In the 1960s, a pharmaceutical company started selling a drug that could allegedly treat colds, flu, nausea, and morning sickness in pregnant women. This drug, however, had adverse effects on thousands of children.
The Harmful Drug That Disfigured Children
Newsbreak reported that the harmful drug that disfigured children is called Thalidomide. Grünenthal, one of the biggest pharmaceutical companies worldwide, which originated in Germany, created Thalidomide intended to be used as a sedative or tranquilizer for humans. They tested the drug on animals and deemed it was a hundred percent harmless to people.
When Thalidomide was distributed to pharmacies in 1956, Grünenthal said that pharmacies could sell it over the counter without needing a prescription from a doctor and that it could treat the conditions mentioned above. In 1957, 14 pharmaceutical companies bought the license from Grünenthal so they could sell it to 46 other countries.
Thalidomide Advertised As Safe For Pregnant Women
Thalidomide was sold in the United Kingdom under the trade name Distaval. Newsbreak shared that Distaval was described as “can be given with complete safety to pregnant women and nursing mothers without adverse effect on mother or child.” It was also advertised as not as strong as other drugs that will cure colds, flu, headaches for pregnant mothers, which could have potential effects on the child.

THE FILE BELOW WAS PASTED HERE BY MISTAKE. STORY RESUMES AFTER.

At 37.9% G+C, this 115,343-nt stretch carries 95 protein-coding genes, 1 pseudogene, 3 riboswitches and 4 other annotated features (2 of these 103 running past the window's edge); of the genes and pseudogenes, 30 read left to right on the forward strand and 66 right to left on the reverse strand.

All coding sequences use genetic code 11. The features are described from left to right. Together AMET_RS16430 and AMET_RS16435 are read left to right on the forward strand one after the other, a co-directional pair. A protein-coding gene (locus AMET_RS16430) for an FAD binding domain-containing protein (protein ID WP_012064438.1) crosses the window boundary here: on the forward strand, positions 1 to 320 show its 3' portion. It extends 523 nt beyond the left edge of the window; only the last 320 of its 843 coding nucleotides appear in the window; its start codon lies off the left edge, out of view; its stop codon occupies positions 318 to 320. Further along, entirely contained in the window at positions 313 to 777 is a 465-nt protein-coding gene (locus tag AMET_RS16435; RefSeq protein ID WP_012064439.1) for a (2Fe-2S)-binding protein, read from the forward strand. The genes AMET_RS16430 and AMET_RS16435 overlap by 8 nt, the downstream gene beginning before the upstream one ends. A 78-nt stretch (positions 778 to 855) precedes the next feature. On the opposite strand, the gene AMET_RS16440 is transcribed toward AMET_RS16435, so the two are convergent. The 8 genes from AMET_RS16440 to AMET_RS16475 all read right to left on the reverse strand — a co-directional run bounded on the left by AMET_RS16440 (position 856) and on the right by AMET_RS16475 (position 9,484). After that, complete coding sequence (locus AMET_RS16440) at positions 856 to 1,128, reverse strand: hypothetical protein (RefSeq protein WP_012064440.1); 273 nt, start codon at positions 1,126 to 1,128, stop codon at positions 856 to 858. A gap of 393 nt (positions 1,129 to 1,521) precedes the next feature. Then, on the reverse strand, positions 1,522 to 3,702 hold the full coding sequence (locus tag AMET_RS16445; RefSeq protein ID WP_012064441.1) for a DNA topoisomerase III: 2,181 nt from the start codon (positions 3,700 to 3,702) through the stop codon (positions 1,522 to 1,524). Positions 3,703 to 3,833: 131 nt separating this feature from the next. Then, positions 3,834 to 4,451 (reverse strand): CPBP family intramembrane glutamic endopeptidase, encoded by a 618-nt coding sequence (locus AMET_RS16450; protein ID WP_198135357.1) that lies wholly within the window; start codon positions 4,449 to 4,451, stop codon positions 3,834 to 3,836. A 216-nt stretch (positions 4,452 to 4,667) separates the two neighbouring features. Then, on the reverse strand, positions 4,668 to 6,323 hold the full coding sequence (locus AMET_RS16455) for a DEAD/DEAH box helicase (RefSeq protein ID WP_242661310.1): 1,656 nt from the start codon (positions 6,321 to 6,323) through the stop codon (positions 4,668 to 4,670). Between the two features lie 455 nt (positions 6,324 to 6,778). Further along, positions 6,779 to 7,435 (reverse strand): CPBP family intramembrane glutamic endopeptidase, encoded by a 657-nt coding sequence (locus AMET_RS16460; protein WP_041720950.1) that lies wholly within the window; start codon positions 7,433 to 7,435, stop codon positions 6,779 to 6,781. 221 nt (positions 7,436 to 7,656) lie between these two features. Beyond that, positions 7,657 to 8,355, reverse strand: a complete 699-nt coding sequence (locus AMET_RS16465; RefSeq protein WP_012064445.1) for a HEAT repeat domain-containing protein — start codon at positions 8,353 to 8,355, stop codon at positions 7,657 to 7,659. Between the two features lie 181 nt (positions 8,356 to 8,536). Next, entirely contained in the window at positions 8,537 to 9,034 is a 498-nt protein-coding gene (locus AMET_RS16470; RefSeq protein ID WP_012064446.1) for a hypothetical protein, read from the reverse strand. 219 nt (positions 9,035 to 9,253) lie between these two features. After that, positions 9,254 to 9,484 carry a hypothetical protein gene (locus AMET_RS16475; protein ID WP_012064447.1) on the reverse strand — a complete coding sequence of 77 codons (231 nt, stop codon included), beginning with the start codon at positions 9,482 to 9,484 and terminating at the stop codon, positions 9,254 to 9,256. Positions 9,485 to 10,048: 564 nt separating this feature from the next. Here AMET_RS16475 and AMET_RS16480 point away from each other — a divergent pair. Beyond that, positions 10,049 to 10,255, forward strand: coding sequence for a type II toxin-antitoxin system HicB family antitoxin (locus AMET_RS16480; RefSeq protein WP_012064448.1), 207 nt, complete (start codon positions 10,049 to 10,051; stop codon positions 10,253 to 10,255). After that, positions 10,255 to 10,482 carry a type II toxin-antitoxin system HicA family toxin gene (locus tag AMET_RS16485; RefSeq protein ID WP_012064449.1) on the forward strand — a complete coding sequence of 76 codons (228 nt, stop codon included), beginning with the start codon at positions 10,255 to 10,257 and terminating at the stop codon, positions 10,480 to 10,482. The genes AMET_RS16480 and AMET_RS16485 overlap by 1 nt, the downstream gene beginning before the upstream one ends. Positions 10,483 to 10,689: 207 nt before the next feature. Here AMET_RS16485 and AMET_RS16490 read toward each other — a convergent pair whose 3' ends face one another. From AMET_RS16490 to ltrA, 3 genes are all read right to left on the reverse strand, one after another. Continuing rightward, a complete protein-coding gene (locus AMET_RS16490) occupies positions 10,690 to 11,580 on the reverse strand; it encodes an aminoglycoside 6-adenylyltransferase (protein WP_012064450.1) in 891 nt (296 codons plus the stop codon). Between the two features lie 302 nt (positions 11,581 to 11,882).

However, in the United States, Thalidomide was rejected by the Food and Drug Administration, so it did not get sold there.
Thalidomide’s Effects On Children
In the 1960s, there were already a small number of cases of children being born without their arms or legs. Experts in the medical field did not look at Thalidomide as a potential cause. The year after, more children were born with malformations, so doctors started to look into what the mothers consumed when they were pregnant. They found out that these women took Thalidomide during pregnancy, but the conclusion took five years to be finalized.
Newsbreak added that the full effects of Thalidomide included bilateral limb atrophy, phocomelia, bilateral limb absence, missing fingers or toes, palmature of the fingers or toes, extra fingers or toes, total or partial hearing loss, partial or total vision loss, paralysis, malformation of the digestive tube, malformation of the duodenum, malformation or absence of the anus, vital organs injury, and death.
Newsbreak noted that based on a paper written by Takumi et al. called “Identification of Primary Target of Thalidomide Teratogenicity,” the drug exerts teratogenic effects by binding to cereblon. Later, it will inhibit associated enzymatic activity, which is necessary for limb development. Over 10,000 children were affected by Thalidomide.
Grünenthal formally withdrew the drug in November 1961, but the drug was still produced and sold in other countries for more years.